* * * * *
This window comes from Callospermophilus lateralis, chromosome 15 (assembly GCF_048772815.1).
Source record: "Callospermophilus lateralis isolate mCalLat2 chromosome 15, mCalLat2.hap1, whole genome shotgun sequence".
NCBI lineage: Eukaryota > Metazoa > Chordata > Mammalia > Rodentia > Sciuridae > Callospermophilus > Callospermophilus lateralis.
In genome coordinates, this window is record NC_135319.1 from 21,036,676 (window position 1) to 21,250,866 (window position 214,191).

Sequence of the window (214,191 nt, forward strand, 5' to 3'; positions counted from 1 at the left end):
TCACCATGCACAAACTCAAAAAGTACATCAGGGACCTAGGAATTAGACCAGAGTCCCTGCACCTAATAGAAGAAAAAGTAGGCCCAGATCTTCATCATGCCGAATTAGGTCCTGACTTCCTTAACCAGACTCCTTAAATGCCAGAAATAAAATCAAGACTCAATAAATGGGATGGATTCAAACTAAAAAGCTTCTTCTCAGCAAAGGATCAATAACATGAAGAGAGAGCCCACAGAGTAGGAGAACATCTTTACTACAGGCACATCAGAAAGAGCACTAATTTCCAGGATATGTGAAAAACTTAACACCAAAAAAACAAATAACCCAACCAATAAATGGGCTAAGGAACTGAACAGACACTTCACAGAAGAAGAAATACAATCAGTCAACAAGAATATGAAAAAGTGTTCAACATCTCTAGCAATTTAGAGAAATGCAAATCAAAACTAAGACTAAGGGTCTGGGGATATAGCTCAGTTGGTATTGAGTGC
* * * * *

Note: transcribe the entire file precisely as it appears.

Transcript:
This window comes from Callospermophilus lateralis, chromosome 15 (assembly GCF_048772815.1).
Source record: "Callospermophilus lateralis isolate mCalLat2 chromosome 15, mCalLat2.hap1, whole genome shotgun sequence".
NCBI lineage: Eukaryota > Metazoa > Chordata > Mammalia > Rodentia > Sciuridae > Callospermophilus > Callospermophilus lateralis.
In genome coordinates, this window is record NC_135319.1 from 21,036,676 (window position 1) to 21,250,866 (window position 214,191).

Sequence of the window (214,191 nt, forward strand, 5' to 3'; positions counted from 1 at the left end):
TCACCATGCACAAACTCAAAAAGTACATCAGGGACCTAGGAATTAGACCAGAGTCCCTGCACCTAATAGAAGAAAAAGTAGGCCCAGATCTTCATCATGCCGAATTAGGTCCTGACTTCCTTAACCAGACTCCTTAAATGCCAGAAATAAAATCAAGACTCAATAAATGGGATGGATTCAAACTAAAAAGCTTCTTCTCAGCAAAGGATCAATAACATGAAGAGAGAGCCCACAGAGTAGGAGAACATCTTTACTACAGGCACATCAGAAAGAGCACTAATTTCCAGGATATGTGAAAAACTTAACACCAAAAAAACAAATAACCCAACCAATAAATGGGCTAAGGAACTGAACAGACACTTCACAGAAGAAGAAATACAATCAGTCAACAAGAATATGAAAAAGTGTTCAACATCTCTAGCAATTTAGAGAAATGCAAATCAAAACTAAGACTAAGGGTCTGGGGATATAGCTCAGTTGGTATTGAGTGC